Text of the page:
China sentences HK activists to up to three years in jail for border crossing

SHENZHEN, China (Reuters) - A Chinese court sentenced 10 Hong Kong activists to between seven months and three years in jail on Wednesday for illegally crossing the border, in a case that has drawn international attention and concern over the defendants’ treatment.

The group had all faced charges in Hong Kong over anti-government protests in the Chinese-ruled city and they have been held virtually incommunicado in a mainland prison since their boat was intercepted on Aug. 23 after leaving Hong Kong, allegedly en route to the democratic island of Taiwan.

The court in the city of Shenzhen, which borders the semi-autonomous former British colony of Hong Kong, found eight of the defendants guilty of the illegal crossing and sentenced them to seven months in jail and a 10,000 yuan ($1,533) fine.

Tang Kai-Yin, 31, and Quinn Moon, 33, were found guilty of organising an illegal border crossing and sentenced to three years and two years, respectively, with fines of 20,000 and 15,000 yuan. The court said the pair had acted under the instruction of others, suggesting more arrests could follow.

The defendants’ family-appointed lawyers, who were denied access to their clients, rights groups and relatives criticised the legal process.

“We have to remember that they were locked up in China cut off from the world, their families and lawyers of their choosing for four months before attending a mock trial where only CCP-approved players were allowed in,” said Beatrice Li, the sister of Andy Li, 30, who was among those jailed, referring to the Chinese Communist Party.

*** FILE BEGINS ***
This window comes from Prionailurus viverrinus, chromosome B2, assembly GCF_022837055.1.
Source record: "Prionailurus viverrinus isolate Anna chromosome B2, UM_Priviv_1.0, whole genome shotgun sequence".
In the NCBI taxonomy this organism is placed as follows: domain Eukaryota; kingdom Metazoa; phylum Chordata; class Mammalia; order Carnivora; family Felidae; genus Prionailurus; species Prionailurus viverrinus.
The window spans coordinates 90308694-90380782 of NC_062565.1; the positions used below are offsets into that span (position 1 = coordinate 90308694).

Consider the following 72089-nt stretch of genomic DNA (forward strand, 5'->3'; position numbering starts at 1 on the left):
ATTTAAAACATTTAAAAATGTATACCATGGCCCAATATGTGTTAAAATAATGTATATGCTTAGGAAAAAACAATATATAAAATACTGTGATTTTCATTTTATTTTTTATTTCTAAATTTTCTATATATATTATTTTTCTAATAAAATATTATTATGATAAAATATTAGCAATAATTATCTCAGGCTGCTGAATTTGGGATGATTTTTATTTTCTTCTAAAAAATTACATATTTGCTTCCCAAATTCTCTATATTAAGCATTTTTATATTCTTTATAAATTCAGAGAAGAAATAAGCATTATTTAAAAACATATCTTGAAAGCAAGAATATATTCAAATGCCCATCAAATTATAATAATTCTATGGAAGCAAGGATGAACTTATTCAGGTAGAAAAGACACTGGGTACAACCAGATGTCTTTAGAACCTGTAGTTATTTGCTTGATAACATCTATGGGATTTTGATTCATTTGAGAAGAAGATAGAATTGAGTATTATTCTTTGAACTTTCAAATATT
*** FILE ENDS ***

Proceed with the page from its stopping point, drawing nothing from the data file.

Rights group Amnesty International expressed concern over the safety of the defendants in the mainland prison system.

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“This group of young Hongkongers will be at risk of torture and other ill-treatment in Chinese jails,” the group’s Asia-Pacific regional director, Yamini Mishra, said in a statement.

All 10 had pleaded guilty to their crimes, the court said. The defendants all appeared for the verdicts and were taken away afterwards.

Their government-appointed lawyers were not available for comment. A Shenzhen public security bureau spokesman said the sentences would take into account the time the 10 had already spent in detention.

Two minors who were among the 11 males and one female - aged 16-33 at the time of their detention - had pleaded guilty to illegal border crossing and would not be charged, the prosecutor said.


After the verdicts were announced, Hong Kong police said that the two youngest of the group, now aged 17 and 18, had been handed over and would appear in court in the financial hub after completing quarantine for coronavirus.

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“Hong Kong police want to reiterate the seriousness of absconding; society will not tolerate criminals who are waiting for court hearing but choose to abscond,” said Cheng Lai-ki, acting chief superintendent of the commercial crime bureau.

The 10 who were sentenced could face additional charges on their return to Hong Kong, she added.

The scene outside the court was quiet, with few media present. Diplomatic representatives from countries including the United States, Britain, Canada and Australia, were not allowed to enter the hearing at Yantian District People’s Court on Monday after authorities said the court was full.

A Reuters reporter and other media were also denied entry.

Security was tight as police checked media accreditation, asked reporters if they had arranged interviews and urged them not to linger in the vicinity due to the coronavirus.

Self-ruled Taiwan is a popular destination for Hong Kong pro-democracy activists since Beijing imposed a national security law on its freest city in June that critics say is aimed at stamping out dissent and curbing freedoms.

Hong Kong returned to Chinese rule in 1997 with the guarantee of freedoms not seen on the mainland, including freedom of speech and assembly. Democracy activists complain that Communist Party rulers in Beijing are whittling away at those freedoms, a charge Beijing rejects.

The United States and European Union have called for the 12 to be released and allowed to return to Hong Kong.

Reporting by David Kirton in Shenzhen and Yew Lun Tian in Beijing, additional reporting by Jessie Pang, Clare Jim and Katherine Cheng in Hong Kong; Writing by Anne Marie Roantree; Editing by Robert Birsel